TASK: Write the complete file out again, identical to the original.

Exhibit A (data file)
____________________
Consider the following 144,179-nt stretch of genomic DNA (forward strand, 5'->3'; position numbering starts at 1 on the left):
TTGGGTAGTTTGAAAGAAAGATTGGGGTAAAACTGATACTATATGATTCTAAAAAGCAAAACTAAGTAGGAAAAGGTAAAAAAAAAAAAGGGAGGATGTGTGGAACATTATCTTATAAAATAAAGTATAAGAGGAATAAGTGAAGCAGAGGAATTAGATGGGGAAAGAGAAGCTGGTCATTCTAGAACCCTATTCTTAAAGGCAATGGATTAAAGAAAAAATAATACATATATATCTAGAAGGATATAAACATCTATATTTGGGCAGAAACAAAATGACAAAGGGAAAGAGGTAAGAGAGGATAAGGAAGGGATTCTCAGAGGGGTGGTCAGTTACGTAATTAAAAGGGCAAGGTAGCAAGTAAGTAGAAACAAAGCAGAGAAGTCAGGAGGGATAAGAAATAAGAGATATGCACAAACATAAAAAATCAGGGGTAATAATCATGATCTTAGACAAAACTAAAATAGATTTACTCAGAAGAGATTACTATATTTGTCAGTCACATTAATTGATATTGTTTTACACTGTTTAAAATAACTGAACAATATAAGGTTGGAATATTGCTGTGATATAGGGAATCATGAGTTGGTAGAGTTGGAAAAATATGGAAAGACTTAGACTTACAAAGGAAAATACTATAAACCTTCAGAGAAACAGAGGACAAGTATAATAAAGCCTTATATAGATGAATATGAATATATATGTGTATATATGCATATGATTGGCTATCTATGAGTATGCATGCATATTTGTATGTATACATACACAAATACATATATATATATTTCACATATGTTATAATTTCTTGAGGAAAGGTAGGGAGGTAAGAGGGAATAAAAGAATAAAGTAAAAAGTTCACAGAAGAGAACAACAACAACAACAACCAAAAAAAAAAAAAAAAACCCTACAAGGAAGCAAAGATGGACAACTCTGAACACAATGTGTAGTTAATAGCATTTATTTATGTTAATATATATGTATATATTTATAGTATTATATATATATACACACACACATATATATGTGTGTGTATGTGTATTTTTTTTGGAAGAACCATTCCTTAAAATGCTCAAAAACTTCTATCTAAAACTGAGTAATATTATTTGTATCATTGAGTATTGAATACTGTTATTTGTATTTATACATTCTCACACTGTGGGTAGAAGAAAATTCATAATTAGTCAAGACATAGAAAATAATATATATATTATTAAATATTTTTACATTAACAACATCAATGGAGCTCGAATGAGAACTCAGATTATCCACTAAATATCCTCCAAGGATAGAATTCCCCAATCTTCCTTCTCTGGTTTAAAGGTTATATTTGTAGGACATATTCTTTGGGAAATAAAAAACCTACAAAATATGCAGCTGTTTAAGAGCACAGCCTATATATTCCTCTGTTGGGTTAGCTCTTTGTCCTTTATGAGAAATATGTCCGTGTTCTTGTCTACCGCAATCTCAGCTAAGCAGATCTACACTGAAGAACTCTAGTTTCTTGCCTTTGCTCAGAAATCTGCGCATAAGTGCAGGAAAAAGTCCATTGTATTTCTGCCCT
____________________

Consider the following 144,179-nt stretch of genomic DNA (forward strand, 5'->3'; position numbering starts at 1 on the left):
TTGGGTAGTTTGAAAGAAAGATTGGGGTAAAACTGATACTATATGATTCTAAAAAGCAAAACTAAGTAGGAAAAGGTAAAAAAAAAAAAGGGAGGATGTGTGGAACATTATCTTATAAAATAAAGTATAAGAGGAATAAGTGAAGCAGAGGAATTAGATGGGGAAAGAGAAGCTGGTCATTCTAGAACCCTATTCTTAAAGGCAATGGATTAAAGAAAAAATAATACATATATATCTAGAAGGATATAAACATCTATATTTGGGCAGAAACAAAATGACAAAGGGAAAGAGGTAAGAGAGGATAAGGAAGGGATTCTCAGAGGGGTGGTCAGTTACGTAATTAAAAGGGCAAGGTAGCAAGTAAGTAGAAACAAAGCAGAGAAGTCAGGAGGGATAAGAAATAAGAGATATGCACAAACATAAAAAATCAGGGGTAATAATCATGATCTTAGACAAAACTAAAATAGATTTACTCAGAAGAGATTACTATATTTGTCAGTCACATTAATTGATATTGTTTTACACTGTTTAAAATAACTGAACAATATAAGGTTGGAATATTGCTGTGATATAGGGAATCATGAGTTGGTAGAGTTGGAAAAATATGGAAAGACTTAGACTTACAAAGGAAAATACTATAAACCTTCAGAGAAACAGAGGACAAGTATAATAAAGCCTTATATAGATGAATATGAATATATATGTGTATATATGCATATGATTGGCTATCTATGAGTATGCATGCATATTTGTATGTATACATACACAAATACATATATATATATTTCACATATGTTATAATTTCTTGAGGAAAGGTAGGGAGGTAAGAGGGAATAAAAGAATAAAGTAAAAAGTTCACAGAAGAGAACAACAACAACAACAACCAAAAAAAAAAAAAAAAACCCTACAAGGAAGCAAAGATGGACAACTCTGAACACAATGTGTAGTTAATAGCATTTATTTATGTTAATATATATGTATATATTTATAGTATTATATATATATACACACACACATATATATGTGTGTGTATGTGTATTTTTTTTGGAAGAACCATTCCTTAAAATGCTCAAAAACTTCTATCTAAAACTGAGTAATATTATTTGTATCATTGAGTATTGAATACTGTTATTTGTATTTATACATTCTCACACTGTGGGTAGAAGAAAATTCATAATTAGTCAAGACATAGAAAATAATATATATATTATTAAATATTTTTACATTAACAACATCAATGGAGCTCGAATGAGAACTCAGATTATCCACTAAATATCCTCCAAGGATAGAATTCCCCAATCTTCCTTCTCTGGTTTAAAGGTTATATTTGTAGGACATATTCTTTGGGAAATAAAAAACCTACAAAATATGCAGCTGTTTAAGAGCACAGCCTATATATTCCTCTGTTGGGTTAGCTCTTTGTCCTTTATGAGAAATATGTCCGTGTTCTTGTCTACCGCAATCTCAGCTAAGCAGATCTACACTGAAGAACTCTAGTTTCTTGCCTTTGCTCAGAAATCTGCGCATAAGTGCAGGAAAAAGTCCATTGTATTTCTGCCCT